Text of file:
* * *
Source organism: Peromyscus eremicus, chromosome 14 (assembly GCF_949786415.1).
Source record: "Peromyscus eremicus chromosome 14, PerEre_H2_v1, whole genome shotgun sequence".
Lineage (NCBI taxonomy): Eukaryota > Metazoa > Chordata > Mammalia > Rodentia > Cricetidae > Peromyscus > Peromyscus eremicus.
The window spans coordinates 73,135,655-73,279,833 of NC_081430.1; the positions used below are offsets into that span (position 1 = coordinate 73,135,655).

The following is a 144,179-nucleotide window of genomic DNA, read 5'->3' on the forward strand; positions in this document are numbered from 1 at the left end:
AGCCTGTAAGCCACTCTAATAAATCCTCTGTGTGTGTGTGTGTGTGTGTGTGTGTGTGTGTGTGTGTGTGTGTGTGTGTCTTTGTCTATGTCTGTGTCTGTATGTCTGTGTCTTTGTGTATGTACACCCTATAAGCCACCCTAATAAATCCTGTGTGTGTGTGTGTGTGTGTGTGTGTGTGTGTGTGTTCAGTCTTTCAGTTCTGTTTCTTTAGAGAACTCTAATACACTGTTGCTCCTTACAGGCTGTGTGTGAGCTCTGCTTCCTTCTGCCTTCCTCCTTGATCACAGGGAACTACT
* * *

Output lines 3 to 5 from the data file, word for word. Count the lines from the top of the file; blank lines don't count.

Lineage (NCBI taxonomy): Eukaryota > Metazoa > Chordata > Mammalia > Rodentia > Cricetidae > Peromyscus > Peromyscus eremicus.
The window spans coordinates 73,135,655-73,279,833 of NC_081430.1; the positions used below are offsets into that span (position 1 = coordinate 73,135,655).

The following is a 144,179-nucleotide window of genomic DNA, read 5'->3' on the forward strand; positions in this document are numbered from 1 at the left end: